Oceanside teen nominated as Military Child of the Year semi-finalist

CAMP PENDLETON — Darian Washington, 13, is one of the 156 semi-finalists nationwide to be named Military Child of the Year by Operation Homefront.

The award recognizes children of active duty Marine Corps, Army, Navy, Air Force, and Coast Guard personnel who display exceptional character.

“No one group makes a greater sacrifice of service than the children of those who choose to serve their country,” Jim Knotts, Operation Homefront president and CEO, said.

“Our Military Child of the Year award honors those young patriots who overcome the challenges presented by deployments and relocations, who set an example for others to emulate in their communities.”

A lot sits on the shoulders of military children.

“The most common challenge is they move around so much,” Aaron Taylor, Operation Homefront director of media and marketing communications, said. “Additional challenges are a parent being deployed overseas in a combat zone. It ups the difficulty level for the entire family.

“The Military Child of the Year perseveres and does well in that environment. They take the opportunity and give back to others.”

Qualities looked for in youth nominees are resilience and strong character.

Darian has a lot of that.

Darian has volunteered more than 160 hours helping younger children as a youth leader at New Song Community Church spring and summer camps.

He has also put in three years of consistent weekly volunteer hours to help in the special education classroom at his school.

Crystal Washington, Darian’s mom, said he gets his resilience from bouncing back after being picked on by classmates for having a complex partial eye seizure or lazy eye.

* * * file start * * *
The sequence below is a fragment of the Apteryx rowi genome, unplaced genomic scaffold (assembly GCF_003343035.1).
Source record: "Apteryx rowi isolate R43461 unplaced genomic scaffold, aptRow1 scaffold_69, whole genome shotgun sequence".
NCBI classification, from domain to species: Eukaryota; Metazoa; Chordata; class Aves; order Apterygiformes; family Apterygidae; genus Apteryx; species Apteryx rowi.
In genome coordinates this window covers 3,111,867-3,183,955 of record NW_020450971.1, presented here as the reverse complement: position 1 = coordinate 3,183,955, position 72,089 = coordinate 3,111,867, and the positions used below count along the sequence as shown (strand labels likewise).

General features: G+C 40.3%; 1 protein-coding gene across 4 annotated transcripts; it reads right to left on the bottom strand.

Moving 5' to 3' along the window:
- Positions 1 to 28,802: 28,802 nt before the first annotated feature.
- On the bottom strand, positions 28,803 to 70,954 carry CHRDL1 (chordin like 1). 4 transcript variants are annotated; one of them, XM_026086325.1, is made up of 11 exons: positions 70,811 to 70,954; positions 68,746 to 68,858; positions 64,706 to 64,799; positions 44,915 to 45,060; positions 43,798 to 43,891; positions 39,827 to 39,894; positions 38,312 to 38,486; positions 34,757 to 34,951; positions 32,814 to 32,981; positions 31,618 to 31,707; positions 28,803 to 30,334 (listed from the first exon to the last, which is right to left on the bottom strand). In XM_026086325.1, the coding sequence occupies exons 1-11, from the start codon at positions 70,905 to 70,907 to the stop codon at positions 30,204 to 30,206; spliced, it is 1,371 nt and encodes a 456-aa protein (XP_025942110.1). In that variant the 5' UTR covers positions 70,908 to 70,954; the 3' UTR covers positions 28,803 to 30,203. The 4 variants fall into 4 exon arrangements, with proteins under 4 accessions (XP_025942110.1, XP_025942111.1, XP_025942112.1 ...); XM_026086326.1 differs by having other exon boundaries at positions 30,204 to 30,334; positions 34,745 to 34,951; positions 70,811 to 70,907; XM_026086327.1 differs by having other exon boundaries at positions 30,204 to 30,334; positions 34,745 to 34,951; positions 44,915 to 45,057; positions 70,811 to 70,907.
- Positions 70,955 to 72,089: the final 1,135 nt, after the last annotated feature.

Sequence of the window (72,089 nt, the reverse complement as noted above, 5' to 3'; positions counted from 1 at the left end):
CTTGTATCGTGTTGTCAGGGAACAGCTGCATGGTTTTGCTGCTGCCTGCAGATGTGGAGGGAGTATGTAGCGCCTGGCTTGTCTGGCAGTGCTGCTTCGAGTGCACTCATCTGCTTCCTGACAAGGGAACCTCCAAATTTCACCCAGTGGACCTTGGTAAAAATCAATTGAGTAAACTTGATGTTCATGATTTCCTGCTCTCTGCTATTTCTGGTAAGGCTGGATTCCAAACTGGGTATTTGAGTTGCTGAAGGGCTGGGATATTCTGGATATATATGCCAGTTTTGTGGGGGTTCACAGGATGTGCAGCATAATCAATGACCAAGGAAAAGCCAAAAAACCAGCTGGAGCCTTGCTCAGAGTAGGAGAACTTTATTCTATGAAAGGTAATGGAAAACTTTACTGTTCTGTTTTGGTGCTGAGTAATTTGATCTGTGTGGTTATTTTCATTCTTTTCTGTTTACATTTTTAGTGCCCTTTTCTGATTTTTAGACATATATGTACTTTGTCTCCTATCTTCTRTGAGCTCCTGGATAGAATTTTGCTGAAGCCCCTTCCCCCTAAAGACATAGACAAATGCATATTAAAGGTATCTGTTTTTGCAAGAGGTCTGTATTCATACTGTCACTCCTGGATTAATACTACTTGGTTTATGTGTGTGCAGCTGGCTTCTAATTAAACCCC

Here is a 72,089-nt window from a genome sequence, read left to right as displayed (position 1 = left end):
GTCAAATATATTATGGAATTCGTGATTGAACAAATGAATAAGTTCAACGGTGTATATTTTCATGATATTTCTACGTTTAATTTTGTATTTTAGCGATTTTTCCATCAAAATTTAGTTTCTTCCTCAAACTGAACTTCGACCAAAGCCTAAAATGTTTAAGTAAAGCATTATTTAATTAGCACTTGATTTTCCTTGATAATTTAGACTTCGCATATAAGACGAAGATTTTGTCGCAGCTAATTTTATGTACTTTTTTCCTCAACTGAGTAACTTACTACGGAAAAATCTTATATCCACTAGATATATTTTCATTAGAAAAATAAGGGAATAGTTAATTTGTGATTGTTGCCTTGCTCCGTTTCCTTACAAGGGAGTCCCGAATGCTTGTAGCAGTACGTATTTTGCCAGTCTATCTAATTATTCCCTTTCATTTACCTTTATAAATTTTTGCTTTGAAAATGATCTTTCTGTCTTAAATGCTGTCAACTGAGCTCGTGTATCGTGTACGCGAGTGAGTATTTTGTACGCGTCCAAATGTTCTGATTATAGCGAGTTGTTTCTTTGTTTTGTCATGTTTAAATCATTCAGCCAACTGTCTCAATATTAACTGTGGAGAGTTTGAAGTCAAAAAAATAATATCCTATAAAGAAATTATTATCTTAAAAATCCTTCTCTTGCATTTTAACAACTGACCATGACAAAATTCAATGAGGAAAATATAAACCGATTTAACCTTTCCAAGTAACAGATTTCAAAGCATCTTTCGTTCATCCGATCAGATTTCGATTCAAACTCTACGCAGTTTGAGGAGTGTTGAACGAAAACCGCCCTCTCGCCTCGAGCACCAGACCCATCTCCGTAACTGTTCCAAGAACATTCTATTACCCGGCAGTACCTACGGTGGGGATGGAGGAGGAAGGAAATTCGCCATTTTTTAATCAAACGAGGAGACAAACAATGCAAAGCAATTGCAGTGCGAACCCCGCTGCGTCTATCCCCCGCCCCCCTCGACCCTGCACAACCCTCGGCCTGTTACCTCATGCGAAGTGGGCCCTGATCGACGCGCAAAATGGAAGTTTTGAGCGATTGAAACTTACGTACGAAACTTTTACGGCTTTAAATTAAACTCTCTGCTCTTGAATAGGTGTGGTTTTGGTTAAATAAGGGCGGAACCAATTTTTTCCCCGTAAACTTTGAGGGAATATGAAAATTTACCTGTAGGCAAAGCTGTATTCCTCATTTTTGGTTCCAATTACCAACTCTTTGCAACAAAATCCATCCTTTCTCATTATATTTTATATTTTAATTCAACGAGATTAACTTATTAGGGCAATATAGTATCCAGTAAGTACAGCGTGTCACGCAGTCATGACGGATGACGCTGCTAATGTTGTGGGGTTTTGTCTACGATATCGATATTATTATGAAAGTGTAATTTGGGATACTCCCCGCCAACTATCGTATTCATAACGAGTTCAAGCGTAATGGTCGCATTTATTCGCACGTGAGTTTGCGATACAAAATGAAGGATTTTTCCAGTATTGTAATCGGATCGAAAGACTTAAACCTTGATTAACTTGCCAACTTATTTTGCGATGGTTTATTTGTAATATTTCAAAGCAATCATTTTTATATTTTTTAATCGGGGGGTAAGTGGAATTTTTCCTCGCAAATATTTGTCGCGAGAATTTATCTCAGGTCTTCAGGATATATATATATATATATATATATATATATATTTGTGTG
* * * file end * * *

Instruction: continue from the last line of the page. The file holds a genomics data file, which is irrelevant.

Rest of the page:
At times the teasing was ruthless.

“It bothered him so immensely that he became very shy and lost confidence,” Crystal Washington said.

Then when Darian was in second grade he had surgery that corrected the physical problem.

What stayed with him was empathy for others who have to endure teasing.

“He knows what it felt like to be different and be the center of unwanted attention,” Crystal Washington said. “I think this is also why he was so eager to volunteer a few hours a week in the special education classroom.

“He is always the first one to stand up for someone in need or someone that is being bullied.”

Darian has found strength in helping others.

Last year he served as student council president and is running for student council president again this year.

“Through this office he was able to lead the student body through numerous activities and fundraisers,” Crystal Washington said. “He also gave speeches quite regularly.”

Academically Darian has made the school honor roll and received academic honors including student of the month and a summer scholarship to study at the Lux Art Institute in Encinitas.

Above all he has a kind heart.

“He has a big heart and is always putting others before himself,” Crystal Washington said. “He loves to be a part of anything that is helping others.”

During the semi-finalist round nominated youth are interviewed.

Then in the finalist round a winner for each branch of service is selected by a committee.

Final winners are flown with a parent to Washington, D.C., to pick up their award at a special recognition ceremony.

“The primary goal is to show appreciation for all these kids do,” Taylor said. “Service members volunteer. Military kids are sort of drafted into military life. We want to recognize them and thank them for it.”

Each winner of Military Child of the Year receives $5,000. Winners will be announced in March, a month before the recognition ceremony.

 

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